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and ambitious visioning are bound to trigger sensitive topics, cast doubt on established narratives, and exacerbate differences in individual and community identities. When questions of a community’s future are at stake, individuals can be provoked to conflict by a small remark, a minute change in policy or routine, or an alteration in the design of a building, a street, a park, or a parking space. Taking away a parking spot can turn a socialist into a libertarian, a reference to a rancher grandfather can suddenly transform a lawyer or engineer into a rancher. Developing a new vision for the future can imply a rewriting of history, a critique of past and present. This can mean recasting old alliances and debates, reflecting on forgotten disagreements, and in other cases, introducing a new poignancy to previously accepted differences and supposedly resolved conflicts. New visions can introduce new community dynamics, as new patterns of opportunity and threat become visible and existing patterns of winners, losers, and alliances underpinning current governance become unhinged. Old disagreements can become ammunition then, or simply excuses, to navigate the new landscape of risk and opportunity. Destabilizing conflict does not need to play out, and many communities are able to reinvent themselves and make themselves more immune to cycles of boom and bust. Understanding both the productive and undermining character of conflict in governance and community visioning is undoubtedly a precondition for success. Utopian ideas of an always cohesive and peaceful community, with easy consensus and strict avoidance of conflict, can only lead to disappointment later. To come closer to utopia, a cool assessment of the current situation is imperative. Conflict assessment can be part of both self-analysis and strategy development, both of which are discussed later. Mapping out the history of factional lines, conflicting identities, tensions over resources, conflict management tools and successes, and conflicts associated with previous policies and plans can inform strategic planning and decision-making. New community strategies can then be better positioned to assess how to relate to old conflicts and how to provoke or avoid new ones. When knowingly facing old conflicts or triggering a new one to further a greater good, actors can be prepared to manage them by thinking through potential scenarios, accessing appropriate tools, and contingency planning. Crafting a community strategy requires strategy.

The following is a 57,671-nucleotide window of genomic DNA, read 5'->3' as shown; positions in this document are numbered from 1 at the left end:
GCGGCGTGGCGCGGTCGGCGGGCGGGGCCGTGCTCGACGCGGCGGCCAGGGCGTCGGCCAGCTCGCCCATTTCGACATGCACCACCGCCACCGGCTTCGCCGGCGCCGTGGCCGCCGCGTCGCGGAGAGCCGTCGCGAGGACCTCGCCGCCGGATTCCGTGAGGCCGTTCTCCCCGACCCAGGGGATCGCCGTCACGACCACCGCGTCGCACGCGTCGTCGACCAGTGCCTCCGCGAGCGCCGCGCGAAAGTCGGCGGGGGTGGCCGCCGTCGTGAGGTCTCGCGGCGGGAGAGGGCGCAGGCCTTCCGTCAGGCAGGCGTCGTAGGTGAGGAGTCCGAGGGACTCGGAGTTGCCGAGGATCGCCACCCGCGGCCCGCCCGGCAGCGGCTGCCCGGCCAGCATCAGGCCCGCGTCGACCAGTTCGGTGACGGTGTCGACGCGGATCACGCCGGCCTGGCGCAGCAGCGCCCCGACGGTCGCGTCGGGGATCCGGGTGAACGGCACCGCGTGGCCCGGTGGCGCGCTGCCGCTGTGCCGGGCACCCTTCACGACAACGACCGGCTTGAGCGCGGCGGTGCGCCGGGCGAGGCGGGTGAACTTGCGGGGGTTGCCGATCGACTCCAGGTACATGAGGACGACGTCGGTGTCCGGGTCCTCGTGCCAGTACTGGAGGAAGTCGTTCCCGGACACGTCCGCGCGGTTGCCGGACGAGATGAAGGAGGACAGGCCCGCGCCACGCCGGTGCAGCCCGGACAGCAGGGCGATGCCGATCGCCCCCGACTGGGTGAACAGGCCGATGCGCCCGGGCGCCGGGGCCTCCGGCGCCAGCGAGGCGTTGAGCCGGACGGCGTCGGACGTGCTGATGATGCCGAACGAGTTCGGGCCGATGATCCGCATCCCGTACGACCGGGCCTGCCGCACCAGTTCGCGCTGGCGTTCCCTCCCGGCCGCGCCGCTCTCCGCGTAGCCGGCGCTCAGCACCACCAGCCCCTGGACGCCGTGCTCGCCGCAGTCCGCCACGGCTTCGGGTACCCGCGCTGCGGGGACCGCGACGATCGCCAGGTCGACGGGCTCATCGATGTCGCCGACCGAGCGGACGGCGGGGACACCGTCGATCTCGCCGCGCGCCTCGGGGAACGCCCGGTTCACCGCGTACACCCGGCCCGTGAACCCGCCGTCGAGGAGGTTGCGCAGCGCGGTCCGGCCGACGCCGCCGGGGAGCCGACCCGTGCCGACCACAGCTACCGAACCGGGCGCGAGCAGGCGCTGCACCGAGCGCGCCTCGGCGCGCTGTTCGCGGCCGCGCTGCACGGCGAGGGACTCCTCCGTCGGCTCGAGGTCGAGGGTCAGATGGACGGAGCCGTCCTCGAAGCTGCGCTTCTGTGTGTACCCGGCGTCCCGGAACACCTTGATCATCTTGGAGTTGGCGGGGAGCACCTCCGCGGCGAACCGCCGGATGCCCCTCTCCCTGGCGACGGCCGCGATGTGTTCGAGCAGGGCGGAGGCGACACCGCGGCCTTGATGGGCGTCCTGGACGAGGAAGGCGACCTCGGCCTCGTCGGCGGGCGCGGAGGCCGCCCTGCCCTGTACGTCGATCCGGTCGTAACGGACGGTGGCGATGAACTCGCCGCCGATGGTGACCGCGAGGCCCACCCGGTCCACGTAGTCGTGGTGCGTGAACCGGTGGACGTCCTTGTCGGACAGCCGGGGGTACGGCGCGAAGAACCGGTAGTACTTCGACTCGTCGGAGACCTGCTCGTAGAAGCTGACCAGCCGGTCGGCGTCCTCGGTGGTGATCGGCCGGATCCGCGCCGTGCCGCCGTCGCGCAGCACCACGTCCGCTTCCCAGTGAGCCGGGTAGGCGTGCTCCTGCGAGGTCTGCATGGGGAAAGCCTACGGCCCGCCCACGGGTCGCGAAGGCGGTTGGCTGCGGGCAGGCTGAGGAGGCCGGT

Part I: Basic notions for community analysis

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Profile for University of Alberta Extension

Boom & Bust: A Guide, Managing Ups and Downs in Communities  

Boom and Bust: A Guide is the result of a collective effort at the University of Alberta to better understand the dramatic ups and downs whi...

Boom & Bust: A Guide, Managing Ups and Downs in Communities  

Boom and Bust: A Guide is the result of a collective effort at the University of Alberta to better understand the dramatic ups and downs whi...

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